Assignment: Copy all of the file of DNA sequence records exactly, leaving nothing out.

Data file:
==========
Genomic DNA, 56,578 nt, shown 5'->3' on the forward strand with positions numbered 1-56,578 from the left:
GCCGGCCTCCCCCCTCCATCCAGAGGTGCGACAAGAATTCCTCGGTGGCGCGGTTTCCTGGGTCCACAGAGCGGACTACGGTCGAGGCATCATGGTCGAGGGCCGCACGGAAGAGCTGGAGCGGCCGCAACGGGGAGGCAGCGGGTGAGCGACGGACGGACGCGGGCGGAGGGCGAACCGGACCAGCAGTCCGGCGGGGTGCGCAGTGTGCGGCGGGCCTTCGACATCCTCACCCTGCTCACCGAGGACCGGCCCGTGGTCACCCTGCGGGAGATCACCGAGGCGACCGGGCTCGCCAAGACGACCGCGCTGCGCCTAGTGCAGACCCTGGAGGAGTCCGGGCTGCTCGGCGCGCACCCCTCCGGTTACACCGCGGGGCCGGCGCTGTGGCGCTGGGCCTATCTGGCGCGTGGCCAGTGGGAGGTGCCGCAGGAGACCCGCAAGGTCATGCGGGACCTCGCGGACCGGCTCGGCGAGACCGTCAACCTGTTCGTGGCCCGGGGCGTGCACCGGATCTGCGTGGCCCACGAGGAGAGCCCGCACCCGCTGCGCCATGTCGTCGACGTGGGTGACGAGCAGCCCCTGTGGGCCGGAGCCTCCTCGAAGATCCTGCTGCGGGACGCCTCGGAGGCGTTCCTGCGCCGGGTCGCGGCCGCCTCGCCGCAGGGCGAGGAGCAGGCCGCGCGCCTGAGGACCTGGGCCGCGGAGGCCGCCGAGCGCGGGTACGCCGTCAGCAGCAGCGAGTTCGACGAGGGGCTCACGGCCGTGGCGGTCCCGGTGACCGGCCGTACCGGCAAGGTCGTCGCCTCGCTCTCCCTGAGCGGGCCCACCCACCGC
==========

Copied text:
Genomic DNA, 56,578 nt, shown 5'->3' on the forward strand with positions numbered 1-56,578 from the left:
GCCGGCCTCCCCCCTCCATCCAGAGGTGCGACAAGAATTCCTCGGTGGCGCGGTTTCCTGGGTCCACAGAGCGGACTACGGTCGAGGCATCATGGTCGAGGGCCGCACGGAAGAGCTGGAGCGGCCGCAACGGGGAGGCAGCGGGTGAGCGACGGACGGACGCGGGCGGAGGGCGAACCGGACCAGCAGTCCGGCGGGGTGCGCAGTGTGCGGCGGGCCTTCGACATCCTCACCCTGCTCACCGAGGACCGGCCCGTGGTCACCCTGCGGGAGATCACCGAGGCGACCGGGCTCGCCAAGACGACCGCGCTGCGCCTAGTGCAGACCCTGGAGGAGTCCGGGCTGCTCGGCGCGCACCCCTCCGGTTACACCGCGGGGCCGGCGCTGTGGCGCTGGGCCTATCTGGCGCGTGGCCAGTGGGAGGTGCCGCAGGAGACCCGCAAGGTCATGCGGGACCTCGCGGACCGGCTCGGCGAGACCGTCAACCTGTTCGTGGCCCGGGGCGTGCACCGGATCTGCGTGGCCCACGAGGAGAGCCCGCACCCGCTGCGCCATGTCGTCGACGTGGGTGACGAGCAGCCCCTGTGGGCCGGAGCCTCCTCGAAGATCCTGCTGCGGGACGCCTCGGAGGCGTTCCTGCGCCGGGTCGCGGCCGCCTCGCCGCAGGGCGAGGAGCAGGCCGCGCGCCTGAGGACCTGGGCCGCGGAGGCCGCCGAGCGCGGGTACGCCGTCAGCAGCAGCGAGTTCGACGAGGGGCTCACGGCCGTGGCGGTCCCGGTGACCGGCCGTACCGGCAAGGTCGTCGCCTCGCTCTCCCTGAGCGGGCCCACCCACCGC